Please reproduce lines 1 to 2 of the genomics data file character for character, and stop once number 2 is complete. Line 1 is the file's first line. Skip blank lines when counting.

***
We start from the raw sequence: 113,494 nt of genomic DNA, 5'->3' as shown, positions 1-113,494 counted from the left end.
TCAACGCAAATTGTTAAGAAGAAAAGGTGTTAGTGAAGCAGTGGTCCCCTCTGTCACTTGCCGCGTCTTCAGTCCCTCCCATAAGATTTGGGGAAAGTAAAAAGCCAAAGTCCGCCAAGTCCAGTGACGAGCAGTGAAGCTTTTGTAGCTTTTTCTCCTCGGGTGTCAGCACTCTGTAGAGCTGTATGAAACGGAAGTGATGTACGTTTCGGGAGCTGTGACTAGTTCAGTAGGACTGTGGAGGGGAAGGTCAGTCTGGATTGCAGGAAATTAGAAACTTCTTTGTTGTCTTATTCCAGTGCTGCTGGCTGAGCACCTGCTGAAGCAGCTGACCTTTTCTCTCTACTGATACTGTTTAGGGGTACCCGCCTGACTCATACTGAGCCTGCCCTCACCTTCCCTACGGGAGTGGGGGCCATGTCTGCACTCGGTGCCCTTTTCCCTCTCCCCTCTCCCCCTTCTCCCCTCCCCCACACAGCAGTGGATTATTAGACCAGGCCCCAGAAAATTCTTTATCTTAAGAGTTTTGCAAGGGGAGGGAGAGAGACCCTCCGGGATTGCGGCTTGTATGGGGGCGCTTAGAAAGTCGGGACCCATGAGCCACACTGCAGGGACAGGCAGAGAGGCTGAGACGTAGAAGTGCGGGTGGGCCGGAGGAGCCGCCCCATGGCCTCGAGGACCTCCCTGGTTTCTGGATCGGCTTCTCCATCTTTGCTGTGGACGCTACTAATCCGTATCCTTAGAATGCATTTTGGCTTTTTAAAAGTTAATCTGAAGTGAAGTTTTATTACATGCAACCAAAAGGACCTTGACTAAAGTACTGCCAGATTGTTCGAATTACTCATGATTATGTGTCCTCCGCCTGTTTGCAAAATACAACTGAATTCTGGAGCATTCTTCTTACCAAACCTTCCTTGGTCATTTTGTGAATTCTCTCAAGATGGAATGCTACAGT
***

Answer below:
We start from the raw sequence: 113,494 nt of genomic DNA, 5'->3' as shown, positions 1-113,494 counted from the left end.
TCAACGCAAATTGTTAAGAAGAAAAGGTGTTAGTGAAGCAGTGGTCCCCTCTGTCACTTGCCGCGTCTTCAGTCCCTCCCATAAGATTTGGGGAAAGTAAAAAGCCAAAGTCCGCCAAGTCCAGTGACGAGCAGTGAAGCTTTTGTAGCTTTTTCTCCTCGGGTGTCAGCACTCTGTAGAGCTGTATGAAACGGAAGTGATGTACGTTTCGGGAGCTGTGACTAGTTCAGTAGGACTGTGGAGGGGAAGGTCAGTCTGGATTGCAGGAAATTAGAAACTTCTTTGTTGTCTTATTCCAGTGCTGCTGGCTGAGCACCTGCTGAAGCAGCTGACCTTTTCTCTCTACTGATACTGTTTAGGGGTACCCGCCTGACTCATACTGAGCCTGCCCTCACCTTCCCTACGGGAGTGGGGGCCATGTCTGCACTCGGTGCCCTTTTCCCTCTCCCCTCTCCCCCTTCTCCCCTCCCCCACACAGCAGTGGATTATTAGACCAGGCCCCAGAAAATTCTTTATCTTAAGAGTTTTGCAAGGGGAGGGAGAGAGACCCTCCGGGATTGCGGCTTGTATGGGGGCGCTTAGAAAGTCGGGACCCATGAGCCACACTGCAGGGACAGGCAGAGAGGCTGAGACGTAGAAGTGCGGGTGGGCCGGAGGAGCCGCCCCATGGCCTCGAGGACCTCCCTGGTTTCTGGATCGGCTTCTCCATCTTTGCTGTGGACGCTACTAATCCGTATCCTTAGAATGCATTTTGGCTTTTTAAAAGTTAATCTGAAGTGAAGTTTTATTACATGCAACCAAAAGGACCTTGACTAAAGTACTGCCAGATTGTTCGAATTACTCATGATTATGTGTCCTCCGCCTGTTTGCAAAATACAACTGAATTCTGGAGCATTCTTCTTACCAAACCTTCCTTGGTCATTTTGTGAATTCTCTCAAGATGGAATGCTACAGT